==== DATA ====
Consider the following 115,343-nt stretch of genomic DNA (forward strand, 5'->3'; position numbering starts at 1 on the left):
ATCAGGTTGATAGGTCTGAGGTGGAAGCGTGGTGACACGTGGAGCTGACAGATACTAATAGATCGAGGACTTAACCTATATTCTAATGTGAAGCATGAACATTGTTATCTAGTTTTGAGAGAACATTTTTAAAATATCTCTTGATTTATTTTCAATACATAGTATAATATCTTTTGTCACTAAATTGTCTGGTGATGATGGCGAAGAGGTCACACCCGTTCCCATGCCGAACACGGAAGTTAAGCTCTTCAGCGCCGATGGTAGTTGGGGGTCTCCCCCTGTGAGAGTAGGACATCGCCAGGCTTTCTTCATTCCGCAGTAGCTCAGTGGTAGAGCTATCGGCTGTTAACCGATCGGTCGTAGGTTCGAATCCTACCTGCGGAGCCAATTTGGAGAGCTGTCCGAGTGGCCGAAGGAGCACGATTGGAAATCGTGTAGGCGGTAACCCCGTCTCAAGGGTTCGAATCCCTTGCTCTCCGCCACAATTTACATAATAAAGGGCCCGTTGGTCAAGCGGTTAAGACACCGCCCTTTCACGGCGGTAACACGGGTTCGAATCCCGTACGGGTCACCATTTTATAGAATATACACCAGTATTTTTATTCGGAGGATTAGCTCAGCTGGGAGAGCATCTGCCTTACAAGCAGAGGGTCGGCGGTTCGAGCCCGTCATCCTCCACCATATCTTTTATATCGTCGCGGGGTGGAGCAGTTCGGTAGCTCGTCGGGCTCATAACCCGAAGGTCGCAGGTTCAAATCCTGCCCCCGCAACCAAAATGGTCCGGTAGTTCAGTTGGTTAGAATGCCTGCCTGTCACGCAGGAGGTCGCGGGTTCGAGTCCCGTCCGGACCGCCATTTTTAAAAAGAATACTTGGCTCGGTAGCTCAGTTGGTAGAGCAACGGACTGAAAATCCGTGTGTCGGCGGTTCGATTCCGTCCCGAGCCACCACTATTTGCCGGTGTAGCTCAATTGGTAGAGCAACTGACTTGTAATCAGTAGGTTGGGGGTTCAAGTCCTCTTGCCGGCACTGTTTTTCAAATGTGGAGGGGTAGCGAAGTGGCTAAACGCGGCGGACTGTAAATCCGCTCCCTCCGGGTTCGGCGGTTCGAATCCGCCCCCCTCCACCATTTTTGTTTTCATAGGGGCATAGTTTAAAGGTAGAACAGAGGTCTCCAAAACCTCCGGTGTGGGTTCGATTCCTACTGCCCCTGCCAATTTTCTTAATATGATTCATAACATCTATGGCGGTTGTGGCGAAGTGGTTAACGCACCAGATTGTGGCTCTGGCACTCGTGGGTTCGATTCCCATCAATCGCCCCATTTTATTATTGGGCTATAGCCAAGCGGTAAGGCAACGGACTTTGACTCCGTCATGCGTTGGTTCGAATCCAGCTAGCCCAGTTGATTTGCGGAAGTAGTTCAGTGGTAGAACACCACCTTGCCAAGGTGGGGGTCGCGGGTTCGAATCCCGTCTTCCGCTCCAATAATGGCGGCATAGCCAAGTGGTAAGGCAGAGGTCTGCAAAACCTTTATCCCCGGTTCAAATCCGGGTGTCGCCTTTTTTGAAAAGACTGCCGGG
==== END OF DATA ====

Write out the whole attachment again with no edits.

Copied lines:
Consider the following 115,343-nt stretch of genomic DNA (forward strand, 5'->3'; position numbering starts at 1 on the left):
ATCAGGTTGATAGGTCTGAGGTGGAAGCGTGGTGACACGTGGAGCTGACAGATACTAATAGATCGAGGACTTAACCTATATTCTAATGTGAAGCATGAACATTGTTATCTAGTTTTGAGAGAACATTTTTAAAATATCTCTTGATTTATTTTCAATACATAGTATAATATCTTTTGTCACTAAATTGTCTGGTGATGATGGCGAAGAGGTCACACCCGTTCCCATGCCGAACACGGAAGTTAAGCTCTTCAGCGCCGATGGTAGTTGGGGGTCTCCCCCTGTGAGAGTAGGACATCGCCAGGCTTTCTTCATTCCGCAGTAGCTCAGTGGTAGAGCTATCGGCTGTTAACCGATCGGTCGTAGGTTCGAATCCTACCTGCGGAGCCAATTTGGAGAGCTGTCCGAGTGGCCGAAGGAGCACGATTGGAAATCGTGTAGGCGGTAACCCCGTCTCAAGGGTTCGAATCCCTTGCTCTCCGCCACAATTTACATAATAAAGGGCCCGTTGGTCAAGCGGTTAAGACACCGCCCTTTCACGGCGGTAACACGGGTTCGAATCCCGTACGGGTCACCATTTTATAGAATATACACCAGTATTTTTATTCGGAGGATTAGCTCAGCTGGGAGAGCATCTGCCTTACAAGCAGAGGGTCGGCGGTTCGAGCCCGTCATCCTCCACCATATCTTTTATATCGTCGCGGGGTGGAGCAGTTCGGTAGCTCGTCGGGCTCATAACCCGAAGGTCGCAGGTTCAAATCCTGCCCCCGCAACCAAAATGGTCCGGTAGTTCAGTTGGTTAGAATGCCTGCCTGTCACGCAGGAGGTCGCGGGTTCGAGTCCCGTCCGGACCGCCATTTTTAAAAAGAATACTTGGCTCGGTAGCTCAGTTGGTAGAGCAACGGACTGAAAATCCGTGTGTCGGCGGTTCGATTCCGTCCCGAGCCACCACTATTTGCCGGTGTAGCTCAATTGGTAGAGCAACTGACTTGTAATCAGTAGGTTGGGGGTTCAAGTCCTCTTGCCGGCACTGTTTTTCAAATGTGGAGGGGTAGCGAAGTGGCTAAACGCGGCGGACTGTAAATCCGCTCCCTCCGGGTTCGGCGGTTCGAATCCGCCCCCCTCCACCATTTTTGTTTTCATAGGGGCATAGTTTAAAGGTAGAACAGAGGTCTCCAAAACCTCCGGTGTGGGTTCGATTCCTACTGCCCCTGCCAATTTTCTTAATATGATTCATAACATCTATGGCGGTTGTGGCGAAGTGGTTAACGCACCAGATTGTGGCTCTGGCACTCGTGGGTTCGATTCCCATCAATCGCCCCATTTTATTATTGGGCTATAGCCAAGCGGTAAGGCAACGGACTTTGACTCCGTCATGCGTTGGTTCGAATCCAGCTAGCCCAGTTGATTTGCGGAAGTAGTTCAGTGGTAGAACACCACCTTGCCAAGGTGGGGGTCGCGGGTTCGAATCCCGTCTTCCGCTCCAATAATGGCGGCATAGCCAAGTGGTAAGGCAGAGGTCTGCAAAACCTTTATCCCCGGTTCAAATCCGGGTGTCGCCTTTTTTGAAAAGACTGCCGGG